Not working properly (on my Intel based system).

Code: Select all

        public ICMP(byte[] data, int size)
        {
            Type = data[20];
            Code = data[21];
            Checksum = BitConverter.ToUInt16(data, 22);
            MessageSize = size - 24;
            Buffer.BlockCopy(data, 24, Message, 0, MessageSize);
        }
Working properly.

Code: Select all

        public ICMP(byte[] data, int size)
        {
            Type = data[20];
            Code = data[21];
            Checksum = Utils.BitConverter.ToUInt16(data, 22);
            MessageSize = size - 24;
            Buffer.BlockCopy(data, 24, Message, 0, MessageSize);
        }
If you have a better method then I'm very interested.

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Aaron
Site Admin
Posts: 4563
Joined: Thu Jul 12, 2007 12:13 am

Re: Asterisk notifications (solved)

Post by Aaron » Fri Nov 05, 2010 10:39 pm

I'm suprised any BitConverter code from me is not working on your intel system as I've only ever developed on an intel system.

I also tend to use a converter class. You'll find the code below in the sipsorcery code base in the NetConvert class.

Code: Select all

public static UInt16 DoReverseEndian(UInt16 x) 
{
     return Convert.ToUInt16((x << 8 & 0xff00) | (x >> 8));
}
		
public static uint DoReverseEndian(uint x) 
{
    return (x << 24 | (x & 0xff00) << 8 | (x & 0xff0000) >> 8 | x >> 24);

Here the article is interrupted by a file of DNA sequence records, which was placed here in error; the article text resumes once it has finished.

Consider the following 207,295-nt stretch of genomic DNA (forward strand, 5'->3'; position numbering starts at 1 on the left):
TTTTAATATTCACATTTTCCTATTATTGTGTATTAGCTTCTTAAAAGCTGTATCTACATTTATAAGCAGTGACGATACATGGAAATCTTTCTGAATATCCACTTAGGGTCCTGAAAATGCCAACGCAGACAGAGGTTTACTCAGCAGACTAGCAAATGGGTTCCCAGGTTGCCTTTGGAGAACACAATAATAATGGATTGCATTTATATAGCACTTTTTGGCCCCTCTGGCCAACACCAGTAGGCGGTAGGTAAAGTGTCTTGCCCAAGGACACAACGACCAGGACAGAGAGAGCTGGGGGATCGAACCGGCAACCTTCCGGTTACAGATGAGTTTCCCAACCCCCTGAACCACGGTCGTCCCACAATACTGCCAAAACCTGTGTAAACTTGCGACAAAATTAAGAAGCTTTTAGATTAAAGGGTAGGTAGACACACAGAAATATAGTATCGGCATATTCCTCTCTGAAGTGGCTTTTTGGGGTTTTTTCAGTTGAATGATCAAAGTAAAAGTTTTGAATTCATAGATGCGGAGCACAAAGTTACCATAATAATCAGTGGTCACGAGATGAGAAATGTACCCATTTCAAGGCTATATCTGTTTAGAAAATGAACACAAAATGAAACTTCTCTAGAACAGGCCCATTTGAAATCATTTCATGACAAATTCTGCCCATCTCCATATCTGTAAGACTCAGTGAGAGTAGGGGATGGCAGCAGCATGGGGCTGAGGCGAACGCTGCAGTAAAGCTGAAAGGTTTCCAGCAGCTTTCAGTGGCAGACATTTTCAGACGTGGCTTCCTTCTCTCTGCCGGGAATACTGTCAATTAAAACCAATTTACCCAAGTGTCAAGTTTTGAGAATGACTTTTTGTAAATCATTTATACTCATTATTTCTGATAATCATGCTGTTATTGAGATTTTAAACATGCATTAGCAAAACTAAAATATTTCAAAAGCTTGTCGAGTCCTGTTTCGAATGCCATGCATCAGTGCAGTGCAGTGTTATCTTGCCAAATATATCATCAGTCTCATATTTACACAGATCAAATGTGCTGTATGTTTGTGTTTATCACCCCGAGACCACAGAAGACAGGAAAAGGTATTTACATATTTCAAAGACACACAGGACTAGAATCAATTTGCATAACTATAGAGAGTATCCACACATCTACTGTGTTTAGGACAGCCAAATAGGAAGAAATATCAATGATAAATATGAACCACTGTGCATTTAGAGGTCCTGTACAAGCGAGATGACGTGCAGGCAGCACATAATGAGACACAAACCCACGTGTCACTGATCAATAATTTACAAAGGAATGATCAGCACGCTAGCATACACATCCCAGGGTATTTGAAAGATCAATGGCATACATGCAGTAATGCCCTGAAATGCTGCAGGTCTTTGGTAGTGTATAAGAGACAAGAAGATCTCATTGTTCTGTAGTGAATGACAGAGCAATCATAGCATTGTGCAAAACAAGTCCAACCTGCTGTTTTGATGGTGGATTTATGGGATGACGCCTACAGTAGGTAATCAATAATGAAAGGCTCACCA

}

public static ulong DoReverseEndian(ulong x)
{
    return (x << 56 | (x & 0xff00) << 40 | (x & 0xff0000) << 24 | (x & 0xff000000) << 8 | (x & 0xff00000000) >> 8 | (x & 0xff0000000000) >> 24 | (x & 0xff000000000000) >> 40 | x >> 56);
}

And then to use:

if (BitConverter.IsLittleEndian)
{
     SomeInt = NetConvert.DoReverseEndian(BitConverter.ToUInt32(packet, 0));
}

Nebukadnezar
Posts: 47
Joined: Tue Aug 10, 2010 1:46 pm

Re: Asterisk notifications (solved)

Post by Nebukadnezar » Sat Nov 06, 2010 9:00 am

I sincerely hope that you believe that no offence was meant. I am making an effort to understand the new programming environments available today, and I am very surprised that issues that existed way back in 1975 are still not appropriately dealt with. I had one of the first (ISA) network cards (targeted for Ethernet 1.0 and based on a Motorola 68020 CPU) developed for a (IBM) PC and I clearly remember the issues involved; not just multi word base types, but all data was in different ‘endiannnes’ (then 16 bit words), effectively killing the possibility to ‘DMA’ data.

I know that you do take ‘endianness’ in to account; SipSorcery would not work if you did not. No criticism is involved, just the need to understand and learn. Please consider the following piece of code: